Humanism and Tolerance

By Pecker, Jean-Claude | Free Inquiry, Winter 1995 | Go to article overview

Humanism and Tolerance


Pecker, Jean-Claude, Free Inquiry


Intolerance and its corollary, the persecution of minorities, is not a modern phenomenon. Entire communities have the right to think for themselves, the right to live where they choose, and even the right to live. Being "different" was, for many, in essence, an a priori vice. "We" are better than "them." "They" are inferior to "us." "We" want to be the only rulers, the decision-markers, the survivors. "They" can go to hell, because, if "we" let "them" have the same rights as ourselves, society is endangered.

The list of intolerant treatments, often violent, is very long indeed. For dozens of centuries, the rule was, and still is, the biblical "An eye for an eye, a tooth for a tooth." Intolerance appeared to many as the only way to reply to intolerance, and violence was the only reply to violence.

However, even in very ancient times, some advocated another attitude, not that of tolerance perhaps, but that of submission. Think of Socrates or Jesus. And Saint Paul, as strange as it may appear, went a step further. In his "Letter to the Romans," he considered that, even if pagans are abandoned by God himself to passions of the vilest nature,

it is a duty for us the strong men, to bear the weaknesses of those who do not share our strength, and not to look only at what pleases us. It is necessary, for each of us, to be friendly to his fellow beings - in view of their enlightenment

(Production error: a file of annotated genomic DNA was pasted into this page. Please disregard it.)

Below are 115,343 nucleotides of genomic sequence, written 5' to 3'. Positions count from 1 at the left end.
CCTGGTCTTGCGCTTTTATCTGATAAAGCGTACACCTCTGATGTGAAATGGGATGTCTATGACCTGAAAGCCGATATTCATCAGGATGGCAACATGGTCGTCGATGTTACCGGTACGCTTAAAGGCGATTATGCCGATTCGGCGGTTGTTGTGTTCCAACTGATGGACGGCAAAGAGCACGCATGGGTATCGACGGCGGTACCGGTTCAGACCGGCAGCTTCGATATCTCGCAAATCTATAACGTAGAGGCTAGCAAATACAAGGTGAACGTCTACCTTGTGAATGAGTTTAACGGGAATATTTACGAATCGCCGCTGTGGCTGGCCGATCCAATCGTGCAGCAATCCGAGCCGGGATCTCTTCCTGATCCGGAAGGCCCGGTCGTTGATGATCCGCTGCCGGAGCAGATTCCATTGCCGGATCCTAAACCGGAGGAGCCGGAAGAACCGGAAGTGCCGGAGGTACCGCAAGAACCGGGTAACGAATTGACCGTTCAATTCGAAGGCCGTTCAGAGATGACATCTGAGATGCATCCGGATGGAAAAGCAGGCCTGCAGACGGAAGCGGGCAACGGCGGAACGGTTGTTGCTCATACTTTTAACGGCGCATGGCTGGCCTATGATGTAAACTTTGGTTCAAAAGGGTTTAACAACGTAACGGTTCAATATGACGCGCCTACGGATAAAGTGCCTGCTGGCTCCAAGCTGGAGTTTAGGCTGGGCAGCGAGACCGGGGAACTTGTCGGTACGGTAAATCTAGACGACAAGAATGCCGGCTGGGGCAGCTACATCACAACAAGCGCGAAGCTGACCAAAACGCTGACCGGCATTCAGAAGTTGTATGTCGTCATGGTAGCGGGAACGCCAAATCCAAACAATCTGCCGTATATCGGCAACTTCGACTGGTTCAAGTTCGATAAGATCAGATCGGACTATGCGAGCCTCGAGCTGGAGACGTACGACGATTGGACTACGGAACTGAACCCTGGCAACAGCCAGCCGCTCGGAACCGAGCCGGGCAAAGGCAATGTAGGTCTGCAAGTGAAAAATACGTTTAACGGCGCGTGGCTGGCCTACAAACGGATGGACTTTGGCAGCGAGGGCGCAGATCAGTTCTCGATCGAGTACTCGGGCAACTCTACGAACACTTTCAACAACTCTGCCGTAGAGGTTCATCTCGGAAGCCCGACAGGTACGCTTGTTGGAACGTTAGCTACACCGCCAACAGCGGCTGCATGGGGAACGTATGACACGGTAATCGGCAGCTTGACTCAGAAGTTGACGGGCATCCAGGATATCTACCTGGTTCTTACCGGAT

- of their conversion, to be clear (the emphasis being of course mine!).

Humanism developed, during the Renaissance, with men such as Erasmus, Thomas More, Rabelais, Leonardo, and many others. Humanism meant several things, of course; but, primarily, the unity of the human species and the necessary solidarity of men and women against the aggressiveness in the natural world and humanity. Humanism certainly did not claim that some faiths are better than others. After having said, "All men are equal . . .," it certainly will not add: "but some are more equal than others," as wrote the pigs of George Orwell's Animal Farm, not very far from what Saint Paul said himself.

It is clear that the roots of humanism and the beginning of mutual tolerance were simultaneous. From that period on, many books for tolerance were written. Some were energetic pleas that still force admiration, not only for their stylistic qualities, but for their courage, their willingness to fight generally accepted ideas, their eagerness for justice, and their deep love for humanity.

Tolerance and intolerance were first mentioned only in the religious context and limited more or less to the Christian world. The fight for a minimum tolerance was becoming the only response to violent manifestations of intolerance. Very briefly, let us present the positions of some of the main philosophers.

John Locke (1632-1704), in England, was deeply impregnated by a very strict definition of State, the authority in charge of tolerating or excluding. Locke had a systematic, juridical approach, and, because it was juridical, it was very pragmatic. So Locke worked at demonstrating that the function of the civil judges, of the official state power, was to allow to all individuals in the country the free use of their properties, but it was certainly not to take care of their souls or of their eternal salvation. In other words, religion was not a governmental affair (or should not be). It was a matter of conscience, and Locke fought for the freedom of conscience.